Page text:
CALPIRG Education Fund
For years, academics, political theorists, and campaign finance reformers have debated the causal relationship between campaign contribution limits and the outcome of elections. Some argue that limiting campaign contributions amounts to “incumbent protection;” others contend that limits make challengers more competitive. This study is the first of its kind to comprehensively examine the states with contribution limits and empirically measure changes in competitiveness. Based on an analysis of 30,000 elections in 45 states, this study found that campaign contribution limits slightly favor challengers by reducing the incumbent margin of victory.
The chief findings are:
• Placing limits on individual contributions reduces the vote margin in state House races for all candidates first elected after the limits have gone into effect by 7.6%. Incumbents who were first elected prior to the enactment of contribution limits see their races become closer by 3.1% due to contribution limits. Placing contribution limits on PACs, corporations, labor unions and parties also reduces margins of victory.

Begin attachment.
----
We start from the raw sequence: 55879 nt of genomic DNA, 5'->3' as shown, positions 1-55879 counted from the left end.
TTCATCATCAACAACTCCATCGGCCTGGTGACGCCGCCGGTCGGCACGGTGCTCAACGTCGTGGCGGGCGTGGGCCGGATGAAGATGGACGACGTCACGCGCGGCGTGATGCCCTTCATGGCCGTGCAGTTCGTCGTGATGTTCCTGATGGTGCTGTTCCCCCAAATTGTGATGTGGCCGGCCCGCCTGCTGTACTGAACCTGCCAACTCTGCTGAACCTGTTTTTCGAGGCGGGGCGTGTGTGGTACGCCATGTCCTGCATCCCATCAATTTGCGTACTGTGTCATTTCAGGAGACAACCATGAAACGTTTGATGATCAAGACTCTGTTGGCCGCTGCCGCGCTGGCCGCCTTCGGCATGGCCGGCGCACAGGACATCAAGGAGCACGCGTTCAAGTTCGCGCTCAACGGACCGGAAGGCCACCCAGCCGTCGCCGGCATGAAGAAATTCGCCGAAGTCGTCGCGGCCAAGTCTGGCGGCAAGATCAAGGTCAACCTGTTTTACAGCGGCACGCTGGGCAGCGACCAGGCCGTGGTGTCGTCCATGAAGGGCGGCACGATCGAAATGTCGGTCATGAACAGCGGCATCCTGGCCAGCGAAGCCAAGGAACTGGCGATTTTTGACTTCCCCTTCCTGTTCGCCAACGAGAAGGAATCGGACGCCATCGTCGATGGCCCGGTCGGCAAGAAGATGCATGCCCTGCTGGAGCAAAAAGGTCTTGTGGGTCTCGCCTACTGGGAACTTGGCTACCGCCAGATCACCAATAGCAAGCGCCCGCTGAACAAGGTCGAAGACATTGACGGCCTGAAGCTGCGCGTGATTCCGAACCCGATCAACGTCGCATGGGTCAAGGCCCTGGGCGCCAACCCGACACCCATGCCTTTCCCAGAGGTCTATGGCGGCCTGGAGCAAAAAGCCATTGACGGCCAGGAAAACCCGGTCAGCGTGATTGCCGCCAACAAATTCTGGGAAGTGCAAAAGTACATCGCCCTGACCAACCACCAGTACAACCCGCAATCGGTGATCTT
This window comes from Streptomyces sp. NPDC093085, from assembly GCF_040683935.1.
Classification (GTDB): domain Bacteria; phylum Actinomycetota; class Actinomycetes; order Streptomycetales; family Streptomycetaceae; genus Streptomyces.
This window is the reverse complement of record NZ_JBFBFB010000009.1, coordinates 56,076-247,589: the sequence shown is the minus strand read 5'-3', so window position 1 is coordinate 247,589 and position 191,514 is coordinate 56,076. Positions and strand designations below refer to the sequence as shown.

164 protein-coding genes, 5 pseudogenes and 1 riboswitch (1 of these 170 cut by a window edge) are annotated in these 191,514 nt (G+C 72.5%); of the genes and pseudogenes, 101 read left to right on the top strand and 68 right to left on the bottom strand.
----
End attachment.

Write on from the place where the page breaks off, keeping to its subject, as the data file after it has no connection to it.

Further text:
• The lower the limit, the tighter the election. When controlling for the number of candidates in a race, lowering the contribution limit by $1,000 leads to a decrease in the margin of victory by three percentage points for races involving incumbents, and 2.6 percentage points for all races.
• Because most incumbents win by very large margins, reducing contribution limits by $2,000 in every state would have led to just four percent of successful incumbents losing their reelection bids. So while contribution limits do make elections closer, they do not dramatically reduce incumbent reelection rates.